Suggests speedy redressal of grievance, increased accessibility to enrolment points
A variety of exclusionary factors can be found at every stage of the delivery pipeline of Direct Benefit Transfers (DBT), a survey by Dvara Reserch has revealed.
The survey is based on response from around 2,500 respondents in seven States — Uttar Pradesh, Madhya Pradesh, Bihar, Tamil Nadu, Assam, Chhattisgarh and Andhra Pradesh. The agency has also given recommendations for improvement in enrolment and grievance redress mechanism.
DBT, which was started on January 1, 2013, with an aim to reform government delivery system, now covers 313 schemes under 53 Central ministries and departments. All 28 States and nine Union Territories (UTs) have adopted DBT for distributing various welfare initiatives, including subsidies. The Centre claims it managed to save over ₹2.22-lakh crore as of March 31, 2021, with the help of DBT.
Based on the responses, the agency has listed three issues each related with enrolment and receiving the payment. For example, one of the most prominent issues faced by citizens attempting to enroll is the lack of accessibility/proximity to enrolment points, unavailability, or erratic availability of officials/operators responsible for enrolment, etc.
Similarly, there are delays in accepting and pushing the applications forward. Some of the respondents also talked about difficulty in procuring the required documentation and errors/issues found therein.
In terms of receiving money in their bank accounts through DBT, one of the most prominent issues is disruptions to payment schedule. Reasons for disruptions could be spelling errors in Aadhaar details, pending KYC, frozen or inactive bank accounts, mismatch in Aadhaar and bank account details, etc.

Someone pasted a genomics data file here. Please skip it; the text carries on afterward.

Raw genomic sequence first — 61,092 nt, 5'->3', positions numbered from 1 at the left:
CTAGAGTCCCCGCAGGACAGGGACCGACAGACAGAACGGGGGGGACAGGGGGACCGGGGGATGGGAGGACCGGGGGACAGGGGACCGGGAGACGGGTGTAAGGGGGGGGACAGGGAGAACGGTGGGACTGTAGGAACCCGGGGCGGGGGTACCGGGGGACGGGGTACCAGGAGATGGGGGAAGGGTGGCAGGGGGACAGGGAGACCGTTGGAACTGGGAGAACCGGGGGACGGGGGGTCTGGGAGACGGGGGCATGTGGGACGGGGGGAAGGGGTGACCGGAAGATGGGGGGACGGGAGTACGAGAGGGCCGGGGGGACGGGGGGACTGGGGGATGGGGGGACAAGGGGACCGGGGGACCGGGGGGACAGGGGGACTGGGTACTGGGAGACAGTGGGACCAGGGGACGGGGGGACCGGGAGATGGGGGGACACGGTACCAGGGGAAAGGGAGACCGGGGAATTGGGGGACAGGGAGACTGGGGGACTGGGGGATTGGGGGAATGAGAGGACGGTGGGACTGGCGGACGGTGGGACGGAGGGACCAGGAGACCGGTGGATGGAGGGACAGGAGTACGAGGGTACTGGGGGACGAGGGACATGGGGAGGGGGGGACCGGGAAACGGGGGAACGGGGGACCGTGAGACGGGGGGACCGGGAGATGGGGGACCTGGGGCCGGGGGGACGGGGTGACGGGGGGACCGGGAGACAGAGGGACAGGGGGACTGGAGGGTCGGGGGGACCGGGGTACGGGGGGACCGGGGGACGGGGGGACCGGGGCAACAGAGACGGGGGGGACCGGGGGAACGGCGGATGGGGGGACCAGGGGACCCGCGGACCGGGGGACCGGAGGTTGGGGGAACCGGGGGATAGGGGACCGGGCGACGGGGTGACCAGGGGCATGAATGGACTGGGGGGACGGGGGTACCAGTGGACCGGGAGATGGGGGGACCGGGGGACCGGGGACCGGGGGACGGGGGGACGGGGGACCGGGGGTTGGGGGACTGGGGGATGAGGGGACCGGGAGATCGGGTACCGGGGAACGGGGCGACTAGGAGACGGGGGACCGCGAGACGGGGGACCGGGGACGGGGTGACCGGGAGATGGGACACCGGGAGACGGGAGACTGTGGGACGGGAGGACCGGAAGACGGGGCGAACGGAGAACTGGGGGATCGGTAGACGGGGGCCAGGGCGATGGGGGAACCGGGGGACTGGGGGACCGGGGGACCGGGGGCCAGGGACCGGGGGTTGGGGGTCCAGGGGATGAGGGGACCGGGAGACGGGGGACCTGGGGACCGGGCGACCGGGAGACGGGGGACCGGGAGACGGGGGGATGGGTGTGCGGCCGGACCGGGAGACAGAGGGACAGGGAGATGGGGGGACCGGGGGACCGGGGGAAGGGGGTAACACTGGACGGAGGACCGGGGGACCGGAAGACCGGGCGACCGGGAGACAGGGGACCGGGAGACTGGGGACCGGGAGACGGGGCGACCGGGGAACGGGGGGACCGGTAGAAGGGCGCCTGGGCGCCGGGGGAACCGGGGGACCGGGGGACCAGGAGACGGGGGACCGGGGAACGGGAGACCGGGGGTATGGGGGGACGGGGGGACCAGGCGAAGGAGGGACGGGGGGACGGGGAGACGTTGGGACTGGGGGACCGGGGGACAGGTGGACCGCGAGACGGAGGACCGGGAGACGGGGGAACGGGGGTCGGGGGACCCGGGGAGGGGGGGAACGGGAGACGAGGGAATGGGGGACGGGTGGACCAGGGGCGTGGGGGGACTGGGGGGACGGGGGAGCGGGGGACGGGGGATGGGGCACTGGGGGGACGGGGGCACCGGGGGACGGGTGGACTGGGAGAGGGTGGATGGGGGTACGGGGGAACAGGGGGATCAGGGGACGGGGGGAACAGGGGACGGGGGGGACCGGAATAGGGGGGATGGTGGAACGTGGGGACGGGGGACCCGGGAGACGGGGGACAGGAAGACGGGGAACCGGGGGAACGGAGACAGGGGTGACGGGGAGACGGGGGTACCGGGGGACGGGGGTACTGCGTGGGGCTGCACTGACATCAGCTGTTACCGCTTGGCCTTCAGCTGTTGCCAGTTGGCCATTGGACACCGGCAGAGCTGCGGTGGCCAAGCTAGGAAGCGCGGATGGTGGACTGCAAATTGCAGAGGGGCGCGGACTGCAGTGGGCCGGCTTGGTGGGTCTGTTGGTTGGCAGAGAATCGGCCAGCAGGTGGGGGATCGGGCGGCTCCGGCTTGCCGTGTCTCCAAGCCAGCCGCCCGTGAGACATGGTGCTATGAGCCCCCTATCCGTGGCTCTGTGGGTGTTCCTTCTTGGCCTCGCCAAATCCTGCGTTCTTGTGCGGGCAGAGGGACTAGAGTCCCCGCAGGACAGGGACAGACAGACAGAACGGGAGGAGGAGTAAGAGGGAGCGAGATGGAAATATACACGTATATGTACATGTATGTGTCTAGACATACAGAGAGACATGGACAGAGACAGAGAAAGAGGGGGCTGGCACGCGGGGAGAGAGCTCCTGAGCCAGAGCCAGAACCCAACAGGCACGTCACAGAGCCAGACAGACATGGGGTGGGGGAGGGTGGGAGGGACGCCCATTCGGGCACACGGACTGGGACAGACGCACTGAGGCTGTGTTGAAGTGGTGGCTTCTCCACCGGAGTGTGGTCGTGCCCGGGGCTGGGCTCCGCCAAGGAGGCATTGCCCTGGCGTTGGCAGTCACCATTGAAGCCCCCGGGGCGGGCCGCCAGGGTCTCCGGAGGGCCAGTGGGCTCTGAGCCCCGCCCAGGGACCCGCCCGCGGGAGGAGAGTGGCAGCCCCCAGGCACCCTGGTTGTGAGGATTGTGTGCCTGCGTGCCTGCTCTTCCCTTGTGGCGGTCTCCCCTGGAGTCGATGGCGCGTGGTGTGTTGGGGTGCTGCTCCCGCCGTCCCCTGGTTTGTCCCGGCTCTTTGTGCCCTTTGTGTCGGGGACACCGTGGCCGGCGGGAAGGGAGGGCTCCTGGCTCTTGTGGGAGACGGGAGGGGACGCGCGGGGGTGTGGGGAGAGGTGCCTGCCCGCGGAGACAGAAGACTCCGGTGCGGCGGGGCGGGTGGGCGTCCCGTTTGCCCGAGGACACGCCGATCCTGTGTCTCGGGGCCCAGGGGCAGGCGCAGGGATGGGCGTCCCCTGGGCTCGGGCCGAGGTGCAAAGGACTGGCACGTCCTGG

Even after money credited in the accounts, respondents spoke about issues such as travelling long distances to withdraw cash, erratic functioning of cash out points, etc.
The agency feels there is an urgent need to increase the accessibility of enrolment points for citizens across schemes, specifically in rural and peri-urban areas. To that end, “We recommend the speedy implementation of the objectives laid down in the Memorandum of Understanding between the Ministry of Panchayati Raj and CSC e-governance Services India Limited,” it said.
Further, it recommend the creation of a common grievance redress cell for all DBT schemes across tiers — State, district, and block. “A cell at each tier must be assigned with the task of collating and live-tracking all complaints generated at its sub-tiers and ensure timely redressal of grievances,” the agency said, while adding, the specific reason for credit failure must be added to the online record of DBT beneficiaries, along with information on the next steps to resolve the issue.